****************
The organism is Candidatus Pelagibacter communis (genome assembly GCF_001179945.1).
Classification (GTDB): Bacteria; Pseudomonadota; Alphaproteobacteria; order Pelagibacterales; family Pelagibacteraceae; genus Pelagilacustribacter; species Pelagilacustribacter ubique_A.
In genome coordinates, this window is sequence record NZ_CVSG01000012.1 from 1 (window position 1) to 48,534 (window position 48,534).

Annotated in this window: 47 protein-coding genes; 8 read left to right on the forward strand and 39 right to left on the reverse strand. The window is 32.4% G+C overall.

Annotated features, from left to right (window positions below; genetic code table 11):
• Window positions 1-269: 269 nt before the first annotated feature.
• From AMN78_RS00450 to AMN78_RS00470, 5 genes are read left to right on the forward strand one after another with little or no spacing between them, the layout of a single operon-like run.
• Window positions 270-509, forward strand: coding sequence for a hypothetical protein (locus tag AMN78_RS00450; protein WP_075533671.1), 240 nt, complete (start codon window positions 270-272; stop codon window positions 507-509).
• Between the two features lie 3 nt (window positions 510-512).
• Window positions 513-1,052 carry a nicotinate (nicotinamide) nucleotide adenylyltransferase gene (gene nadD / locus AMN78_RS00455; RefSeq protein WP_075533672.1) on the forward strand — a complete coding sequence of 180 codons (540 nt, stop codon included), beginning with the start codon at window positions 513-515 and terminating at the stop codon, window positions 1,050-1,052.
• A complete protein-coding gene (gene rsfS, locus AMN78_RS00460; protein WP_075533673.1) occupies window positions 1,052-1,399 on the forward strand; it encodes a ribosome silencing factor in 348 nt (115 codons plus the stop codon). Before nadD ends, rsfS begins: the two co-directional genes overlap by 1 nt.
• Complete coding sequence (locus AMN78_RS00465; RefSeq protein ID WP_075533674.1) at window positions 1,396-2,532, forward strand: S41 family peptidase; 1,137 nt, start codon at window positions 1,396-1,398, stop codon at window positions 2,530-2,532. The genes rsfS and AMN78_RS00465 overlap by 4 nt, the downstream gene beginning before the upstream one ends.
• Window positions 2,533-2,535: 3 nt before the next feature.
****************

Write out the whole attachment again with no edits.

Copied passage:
The organism is Candidatus Pelagibacter communis (genome assembly GCF_001179945.1).
Classification (GTDB): Bacteria; Pseudomonadota; Alphaproteobacteria; order Pelagibacterales; family Pelagibacteraceae; genus Pelagilacustribacter; species Pelagilacustribacter ubique_A.
In genome coordinates, this window is sequence record NZ_CVSG01000012.1 from 1 (window position 1) to 48,534 (window position 48,534).

Annotated in this window: 47 protein-coding genes; 8 read left to right on the forward strand and 39 right to left on the reverse strand. The window is 32.4% G+C overall.

Annotated features, from left to right (window positions below; genetic code table 11):
• Window positions 1-269: 269 nt before the first annotated feature.
• From AMN78_RS00450 to AMN78_RS00470, 5 genes are read left to right on the forward strand one after another with little or no spacing between them, the layout of a single operon-like run.
• Window positions 270-509, forward strand: coding sequence for a hypothetical protein (locus tag AMN78_RS00450; protein WP_075533671.1), 240 nt, complete (start codon window positions 270-272; stop codon window positions 507-509).
• Between the two features lie 3 nt (window positions 510-512).
• Window positions 513-1,052 carry a nicotinate (nicotinamide) nucleotide adenylyltransferase gene (gene nadD / locus AMN78_RS00455; RefSeq protein WP_075533672.1) on the forward strand — a complete coding sequence of 180 codons (540 nt, stop codon included), beginning with the start codon at window positions 513-515 and terminating at the stop codon, window positions 1,050-1,052.
• A complete protein-coding gene (gene rsfS, locus AMN78_RS00460; protein WP_075533673.1) occupies window positions 1,052-1,399 on the forward strand; it encodes a ribosome silencing factor in 348 nt (115 codons plus the stop codon). Before nadD ends, rsfS begins: the two co-directional genes overlap by 1 nt.
• Complete coding sequence (locus AMN78_RS00465; RefSeq protein ID WP_075533674.1) at window positions 1,396-2,532, forward strand: S41 family peptidase; 1,137 nt, start codon at window positions 1,396-1,398, stop codon at window positions 2,530-2,532. The genes rsfS and AMN78_RS00465 overlap by 4 nt, the downstream gene beginning before the upstream one ends.
• Window positions 2,533-2,535: 3 nt before the next feature.